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Originally published Friday, March 1, 2013 at 5:56 AM

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Berlin wall removal project stalls amid protests

Hundreds of angry protesters on Friday prevented construction workers from removing a section of one of the few remaining stretches of the Berlin Wall, part of a plan to build a road to a new luxury condominium being built on the banks of the reunited city's Spree river.

Associated Press

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BERLIN —

Hundreds of angry protesters on Friday prevented construction workers from removing a section of one of the few remaining stretches of the Berlin Wall, part of a plan to build a road to a new luxury condominium being built on the banks of the reunited city's Spree river.

Crews only managed to remove one section from the famous East Side Gallery before about 300 protesters pressed too close for work to continue. Demonstrators then wheeled in a mock wall section they had set up in front of the gap.

The East Side Gallery is the longest remaining stretch of the Berlin Wall and is one of the German capital's most popular tourist attractions, with Nicolas Cage recently mugging for snapshots with his wife Alice Kim during time off from the Berlin film festival. It was recently restored at a cost of more than (EURO)2 million ($3 million) to the city.

The wall section stood on the eastern side of the elaborate border strip built by communist East Germany and, when the border was closed, carried none of the graffiti that covered the western side of the wall.

On Friday, a protester carried a sign asking "does culture no longer have any value?" in bold letters, with "die yuppie scum" written in smaller letters.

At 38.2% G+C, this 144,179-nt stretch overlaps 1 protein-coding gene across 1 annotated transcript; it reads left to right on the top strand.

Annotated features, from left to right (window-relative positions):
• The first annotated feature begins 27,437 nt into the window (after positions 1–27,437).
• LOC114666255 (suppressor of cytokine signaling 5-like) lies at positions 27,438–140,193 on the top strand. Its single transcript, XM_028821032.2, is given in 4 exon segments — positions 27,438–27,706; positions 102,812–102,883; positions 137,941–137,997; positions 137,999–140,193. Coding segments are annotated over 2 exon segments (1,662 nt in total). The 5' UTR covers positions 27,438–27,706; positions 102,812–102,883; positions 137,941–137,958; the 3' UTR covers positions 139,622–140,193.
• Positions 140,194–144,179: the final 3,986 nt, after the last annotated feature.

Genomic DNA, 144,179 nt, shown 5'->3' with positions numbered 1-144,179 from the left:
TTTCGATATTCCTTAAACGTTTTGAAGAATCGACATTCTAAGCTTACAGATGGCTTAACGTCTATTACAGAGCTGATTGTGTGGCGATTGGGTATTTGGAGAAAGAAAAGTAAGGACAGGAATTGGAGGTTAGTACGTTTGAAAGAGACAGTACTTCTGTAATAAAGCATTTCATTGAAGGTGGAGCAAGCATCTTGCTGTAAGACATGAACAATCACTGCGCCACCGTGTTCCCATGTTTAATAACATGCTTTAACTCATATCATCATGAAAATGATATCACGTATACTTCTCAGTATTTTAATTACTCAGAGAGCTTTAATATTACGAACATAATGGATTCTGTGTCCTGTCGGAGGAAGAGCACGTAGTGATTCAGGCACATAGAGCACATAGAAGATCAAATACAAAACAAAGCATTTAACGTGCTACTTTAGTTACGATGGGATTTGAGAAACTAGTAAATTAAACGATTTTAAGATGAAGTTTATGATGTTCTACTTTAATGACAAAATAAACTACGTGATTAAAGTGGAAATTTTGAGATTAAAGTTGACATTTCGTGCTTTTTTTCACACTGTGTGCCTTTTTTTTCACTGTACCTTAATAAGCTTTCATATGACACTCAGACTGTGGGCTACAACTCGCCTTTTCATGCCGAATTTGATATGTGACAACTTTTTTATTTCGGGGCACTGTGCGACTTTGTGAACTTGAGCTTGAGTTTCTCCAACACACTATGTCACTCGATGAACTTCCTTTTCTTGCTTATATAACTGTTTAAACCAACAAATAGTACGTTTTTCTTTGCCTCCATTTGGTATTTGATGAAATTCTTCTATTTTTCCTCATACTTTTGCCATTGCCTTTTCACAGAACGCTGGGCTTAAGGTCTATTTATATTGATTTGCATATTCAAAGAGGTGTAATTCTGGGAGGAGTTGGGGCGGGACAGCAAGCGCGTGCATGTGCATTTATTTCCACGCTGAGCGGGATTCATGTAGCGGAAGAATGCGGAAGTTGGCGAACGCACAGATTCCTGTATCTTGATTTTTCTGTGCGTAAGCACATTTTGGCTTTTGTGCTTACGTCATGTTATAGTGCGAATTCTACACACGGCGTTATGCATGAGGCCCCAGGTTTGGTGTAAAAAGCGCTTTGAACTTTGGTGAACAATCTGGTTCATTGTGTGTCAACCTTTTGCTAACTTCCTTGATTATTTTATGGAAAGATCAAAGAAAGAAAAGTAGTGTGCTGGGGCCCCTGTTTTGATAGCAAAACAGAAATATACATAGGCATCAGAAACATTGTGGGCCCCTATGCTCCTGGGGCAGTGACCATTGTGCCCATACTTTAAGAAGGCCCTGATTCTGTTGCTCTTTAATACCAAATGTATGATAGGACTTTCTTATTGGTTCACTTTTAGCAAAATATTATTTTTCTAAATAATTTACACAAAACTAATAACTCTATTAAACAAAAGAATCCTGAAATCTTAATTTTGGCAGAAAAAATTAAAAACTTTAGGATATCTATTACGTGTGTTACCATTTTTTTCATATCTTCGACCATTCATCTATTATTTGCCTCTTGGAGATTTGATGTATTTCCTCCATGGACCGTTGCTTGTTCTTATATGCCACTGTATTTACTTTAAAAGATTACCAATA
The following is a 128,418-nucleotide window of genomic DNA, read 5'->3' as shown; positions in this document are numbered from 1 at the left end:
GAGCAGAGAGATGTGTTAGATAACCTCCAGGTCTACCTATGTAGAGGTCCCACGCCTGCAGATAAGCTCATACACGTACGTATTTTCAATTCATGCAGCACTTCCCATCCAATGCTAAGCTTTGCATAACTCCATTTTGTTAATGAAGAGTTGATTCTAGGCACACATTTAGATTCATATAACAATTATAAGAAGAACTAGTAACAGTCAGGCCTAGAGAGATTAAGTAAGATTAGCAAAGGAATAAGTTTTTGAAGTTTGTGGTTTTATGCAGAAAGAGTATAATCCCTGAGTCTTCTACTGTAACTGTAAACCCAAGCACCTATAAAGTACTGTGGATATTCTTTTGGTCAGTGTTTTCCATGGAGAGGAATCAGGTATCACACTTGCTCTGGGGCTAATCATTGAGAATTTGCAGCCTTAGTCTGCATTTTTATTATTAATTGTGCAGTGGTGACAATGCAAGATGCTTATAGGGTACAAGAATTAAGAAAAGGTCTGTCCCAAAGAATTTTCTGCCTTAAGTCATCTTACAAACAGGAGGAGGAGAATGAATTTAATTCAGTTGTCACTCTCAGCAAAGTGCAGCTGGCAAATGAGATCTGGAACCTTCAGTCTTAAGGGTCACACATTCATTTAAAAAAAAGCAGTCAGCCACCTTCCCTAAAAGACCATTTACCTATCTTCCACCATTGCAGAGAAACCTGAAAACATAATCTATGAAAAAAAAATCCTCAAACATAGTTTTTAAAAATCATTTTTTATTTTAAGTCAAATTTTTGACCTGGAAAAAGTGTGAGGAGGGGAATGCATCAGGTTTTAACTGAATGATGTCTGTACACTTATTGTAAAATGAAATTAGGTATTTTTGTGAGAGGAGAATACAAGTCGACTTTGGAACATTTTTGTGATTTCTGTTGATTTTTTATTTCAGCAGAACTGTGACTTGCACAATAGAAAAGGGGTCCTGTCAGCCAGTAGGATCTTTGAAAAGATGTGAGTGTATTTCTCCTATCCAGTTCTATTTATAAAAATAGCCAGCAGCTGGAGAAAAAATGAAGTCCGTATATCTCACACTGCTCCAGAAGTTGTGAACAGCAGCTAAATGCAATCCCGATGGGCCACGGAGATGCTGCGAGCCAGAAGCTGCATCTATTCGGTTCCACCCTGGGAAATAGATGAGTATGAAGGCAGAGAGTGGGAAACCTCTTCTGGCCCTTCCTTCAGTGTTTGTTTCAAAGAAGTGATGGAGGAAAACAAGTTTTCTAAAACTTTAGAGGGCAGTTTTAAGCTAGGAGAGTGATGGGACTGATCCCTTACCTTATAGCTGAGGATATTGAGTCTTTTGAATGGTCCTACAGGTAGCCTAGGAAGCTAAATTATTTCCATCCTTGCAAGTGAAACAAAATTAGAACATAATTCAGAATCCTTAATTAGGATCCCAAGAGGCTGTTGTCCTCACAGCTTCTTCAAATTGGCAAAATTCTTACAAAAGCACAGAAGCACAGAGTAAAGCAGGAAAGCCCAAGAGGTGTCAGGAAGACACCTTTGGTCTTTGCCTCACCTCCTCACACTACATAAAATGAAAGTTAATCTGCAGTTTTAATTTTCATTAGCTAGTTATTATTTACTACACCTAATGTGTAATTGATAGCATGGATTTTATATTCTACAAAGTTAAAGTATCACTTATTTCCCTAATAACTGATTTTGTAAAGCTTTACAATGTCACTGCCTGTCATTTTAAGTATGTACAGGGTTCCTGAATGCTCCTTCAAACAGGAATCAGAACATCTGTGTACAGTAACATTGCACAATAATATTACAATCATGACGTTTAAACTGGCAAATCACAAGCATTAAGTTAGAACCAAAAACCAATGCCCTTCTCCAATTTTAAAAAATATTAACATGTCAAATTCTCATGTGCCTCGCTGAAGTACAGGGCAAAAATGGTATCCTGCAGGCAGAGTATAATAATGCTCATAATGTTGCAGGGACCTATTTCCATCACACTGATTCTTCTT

"With our art we documented the peaceful revolution - it is a document that needs to be saved for the next generations," said artist Kani Alavi, whose mural of hundreds of people streaming through an open wall is not affected by the construction. "If we destroy it now, we have nothing left to illustrate our past - we have to fight for keeping this historic document."

The respite is likely only temporary, however, despite calls to halt the construction permanently.

Local city district chairman Franz Schulz told Bild newspaper that historical preservation authorities had given a construction firm all the permission needed to dismantle the 22-meter (yard) section of the 1.3 kilometer (3/4 mile) stretch of the wall for the Living Levels condominium project.

Volker Thoms, a spokesman for project developer Living Bauhaus, said construction would continue in the "coming days" but sought to allay concerns, saying that the sections being removed would be reconstructed in the riverside park that runs behind the East Side Gallery.

"The artists aren't very happy about this, but in the end their paintings and their art will not disappear, it will just not be in the wall but behind it," he told The Associated Press.

Another small section of the East Side Gallery was removed a few years ago in conjunction with the building of a new sports and concert arena.

Thoms said the road will give pedestrians access to a new footbridge across the Spree that was destroyed during World War II and is being rebuilt by the city, as well as another condo project.

The East Side Gallery was transformed into an open-air gallery months after East Germany opened its borders on Nov. 9, 1989, and is now covered in colorful murals painted by about 120 artists. They include the famous image of boxy East German Trabant car that appears to burst through the wall; and a fraternal communist kiss between Soviet leader Leonid Brezhnev and his East German counterpart, Erich Honecker.

Crews were only able to remove one approximately 1.5 meter (yard) section on Friday from a mural depicting a stylized version of another Berlin landmark, the Brandenburg Gate, before the protests stopped the work.

Robert Muschinski, one of the protest organizers, called the demonstrators' success a "historic moment."

"It's a scandal and it's embarrassing," he said. "Today we showed the world we would destroy a longtime part of our history in favor of the interests of private investors."

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Ciaran Fahey and Kerstin Sopke contributed to this story.

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